Harry Kane leads way for Tottenham in West Ham rout

Mauricio Pochettino’s rapidly improving team move to within two points of top four

Tottenham Hotspur striker Harry Kane applauds fans at White Hart Lane. Photograph: Ben Stansall/AFP/Getty Images

Tottenham Hotspur striker Harry Kane applauds fans at White Hart Lane. Photograph: Ben Stansall/AFP/Getty Images

 

Predictions have been pretty pointless so far in this topsy-turvy Premier League season but much more of this and people are going to start backing Tottenham Hotspur for a Champions League finish.

After the encouragement of the performance, if not entirely the result, in the 1-1 draw at Arsenal before the international break they swatted aside a West Ham team who have made a habit of rousing themselves for the big away games.

Not here. Apart from a decent enough opening 20 minutes Slaven Bilic’s team were second-best in all areas - particularly defensively - and it was hard to think of any of his players who truly shone.

Tottenham revelled in a victory over their rivals that extended their unbeaten run in the Premier League to 12 matches - a club record. The goals are flowing once again for Harry Kane and the two here made it eight in his last five club appearances. He has scored in his last four league games; Jamie Vardy, watch out.

The White Hart Lane crowd said they wanted five after Kyle Walker had played a give-and-go with Son Heung-min to bang home the fourth with the outside of his right boot for his first goal since December 2013 and it was one of those days when virtually everything went to plan.

The only disappointment for Tottenham was the needless booking that Dele Alli picked up after he became embroiled in a row with Mark Noble that had not really concerned him. Alli stepped in to defend Kane, his team mate, and he will be suspended for next Sunday’s home game against Chelsea.

It was Tottenham’s intensity, the ferocity of their collective work and their decisiveness that stood out. They squeezed the life out of West Ham whose only response was the late consolation from Manuel Lanzini, a wonderful strike that deserved more than the status of a foot-note. Lanzini turned Walker inside then out before lashing into the roof of the net.

West Ham had arrived on the back of their best Premier League start having won all three of their previous London derbies this season and with a positive recent record at this stadium. But they unravelled after Kane had opened the scoring and they could have suffered a much heavier defeat.

It was always going to be a battle to earn the right to play with space at a premium in the early stages and both teams keeping men behind the ball. Mauricio Pochettino could be seen urging his Tottenham players to press higher and higher.

It was his team that won the right, West Ham who blinked first, and then again and again. Adrián had repelled Christian Eriksen’s left-footed drive, which took a slight deflection off James Tomkins, when Tottenham went ahead. Bilic could be deeply unhappy with his defenders at various points of the afternoon and the first instance was Carl Jenkinson’s failure to keep hold of Kane.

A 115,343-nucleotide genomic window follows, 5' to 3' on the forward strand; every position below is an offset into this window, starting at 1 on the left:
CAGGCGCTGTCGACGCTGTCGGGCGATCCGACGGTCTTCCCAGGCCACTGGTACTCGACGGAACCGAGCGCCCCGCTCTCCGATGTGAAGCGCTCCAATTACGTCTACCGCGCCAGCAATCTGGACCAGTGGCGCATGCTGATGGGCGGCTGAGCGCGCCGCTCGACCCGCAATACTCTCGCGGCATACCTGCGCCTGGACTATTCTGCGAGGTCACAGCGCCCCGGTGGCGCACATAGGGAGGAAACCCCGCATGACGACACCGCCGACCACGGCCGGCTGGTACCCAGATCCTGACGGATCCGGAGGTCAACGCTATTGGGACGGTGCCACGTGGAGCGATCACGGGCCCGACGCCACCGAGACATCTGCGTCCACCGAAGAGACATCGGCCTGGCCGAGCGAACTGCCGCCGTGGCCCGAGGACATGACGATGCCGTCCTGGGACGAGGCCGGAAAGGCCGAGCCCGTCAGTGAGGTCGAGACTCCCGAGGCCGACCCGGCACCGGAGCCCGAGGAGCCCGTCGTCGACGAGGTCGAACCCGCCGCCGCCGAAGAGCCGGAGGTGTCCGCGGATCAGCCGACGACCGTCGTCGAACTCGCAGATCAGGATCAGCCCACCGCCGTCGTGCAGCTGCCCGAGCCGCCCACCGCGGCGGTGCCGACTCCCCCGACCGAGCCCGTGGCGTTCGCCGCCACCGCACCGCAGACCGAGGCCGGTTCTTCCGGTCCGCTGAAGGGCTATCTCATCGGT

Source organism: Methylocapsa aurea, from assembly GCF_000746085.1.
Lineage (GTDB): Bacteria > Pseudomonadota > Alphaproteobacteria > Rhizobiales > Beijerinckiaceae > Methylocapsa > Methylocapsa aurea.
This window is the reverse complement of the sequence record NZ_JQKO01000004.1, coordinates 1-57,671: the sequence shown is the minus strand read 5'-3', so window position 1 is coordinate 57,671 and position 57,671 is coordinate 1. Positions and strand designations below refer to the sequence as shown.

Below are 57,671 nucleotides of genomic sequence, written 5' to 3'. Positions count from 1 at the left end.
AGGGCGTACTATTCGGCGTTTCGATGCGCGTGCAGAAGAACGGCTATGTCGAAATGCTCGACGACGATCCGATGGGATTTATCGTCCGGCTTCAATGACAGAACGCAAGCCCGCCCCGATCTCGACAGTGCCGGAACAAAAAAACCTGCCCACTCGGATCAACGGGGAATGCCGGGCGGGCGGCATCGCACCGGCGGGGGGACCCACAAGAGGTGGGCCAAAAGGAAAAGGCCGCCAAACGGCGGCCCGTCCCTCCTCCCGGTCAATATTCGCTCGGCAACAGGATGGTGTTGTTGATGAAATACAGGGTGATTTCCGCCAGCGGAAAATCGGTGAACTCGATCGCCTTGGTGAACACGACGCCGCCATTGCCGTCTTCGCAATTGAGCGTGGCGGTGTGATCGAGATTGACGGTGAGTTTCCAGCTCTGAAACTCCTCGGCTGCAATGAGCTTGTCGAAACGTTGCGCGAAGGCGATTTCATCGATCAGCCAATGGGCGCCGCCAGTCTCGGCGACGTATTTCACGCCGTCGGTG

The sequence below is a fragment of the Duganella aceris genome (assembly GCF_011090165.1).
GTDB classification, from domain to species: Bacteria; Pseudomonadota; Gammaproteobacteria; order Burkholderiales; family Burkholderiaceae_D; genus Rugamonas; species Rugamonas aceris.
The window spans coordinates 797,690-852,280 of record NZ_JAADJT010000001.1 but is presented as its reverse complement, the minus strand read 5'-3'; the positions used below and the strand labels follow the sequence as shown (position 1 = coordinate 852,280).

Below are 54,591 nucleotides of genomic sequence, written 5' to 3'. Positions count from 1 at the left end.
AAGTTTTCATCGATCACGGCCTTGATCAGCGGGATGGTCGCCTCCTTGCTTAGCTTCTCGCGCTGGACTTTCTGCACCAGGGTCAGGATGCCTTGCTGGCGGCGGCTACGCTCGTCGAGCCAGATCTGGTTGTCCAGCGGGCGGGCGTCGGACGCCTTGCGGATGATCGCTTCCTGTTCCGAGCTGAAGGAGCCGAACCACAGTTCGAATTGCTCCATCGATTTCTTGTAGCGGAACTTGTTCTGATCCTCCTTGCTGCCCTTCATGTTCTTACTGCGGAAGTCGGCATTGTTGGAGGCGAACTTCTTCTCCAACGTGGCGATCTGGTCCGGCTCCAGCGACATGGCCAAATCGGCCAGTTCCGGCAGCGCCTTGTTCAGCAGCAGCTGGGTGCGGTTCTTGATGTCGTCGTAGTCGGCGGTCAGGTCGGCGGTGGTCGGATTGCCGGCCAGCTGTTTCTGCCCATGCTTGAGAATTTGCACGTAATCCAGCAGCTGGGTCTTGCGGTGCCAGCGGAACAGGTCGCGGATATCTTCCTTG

Son worked the ball to Alli and the midfielder’s shot was blocked before it squirted back off him to break for Kane. It was crowded and messy inside the area and Jenkinson appeared to have the position on Kane. But the striker used his strength to roll away from him and thrash a shot high past Adrián.

Bilic barely flinched when Tottenham’s second went in. Instead, he stood and stared at the carnage that Toby Alderweireld had wreaked inside the West Ham box. It was not difficult to read behind his stony features. From Eriksen’s corner Alderweireld got the jump on Winston Reid with a quick dart towards the near post and when the West Ham defender passed him on to Andy Carroll, the alarm bells were ringing. Alderweireld rose in front of Carroll to flash his header home from point-blank range.

Tottenham might have had more before the interval. Son threw West Ham’s defenders with a drop of the shoulder before working Adrián and, on the follow-up, Alli put his head in front of Tomkins’ high boot to loop an effort against the crossbar. The clearest chance of the first half fell to Kane on 39 minutes, after a ricochet off Reid but one-on-one with Adrián he dragged his left-foot shot badly.

West Ham lamented the moment at 1-0 when, after Noble’s shot had looped up and the offside flag mystifyingly, stayed down, Cheikhou Kouyaté leapt into an overhead kick and crashed it against the crossbar. Kouyaté was also close to getting a touch on Carroll’s downwards header following a corner.

But Tottenham turned the screw in the second half and Kane’s third followed West Ham’s most excruciating lapse. Tomkins, attempting to play out from the back, rolled the ball straight to Eriksen who shifted it quickly up to Kane. His low shot flicked off Reid and fizzed underneath Adrián, who had to do better.

Adrián was actually West Ham’s best player and he made a fine double save to deny Son and Eriksen in the 53rd minute. There was plenty of niggle, with Walker and Diafra Sakho getting booked later on. Tottenham enjoyed themselves and they might have got the fifth only for the substitute Ryan Mason’s long-range shot in the last minute to hit the post. Guardian Service

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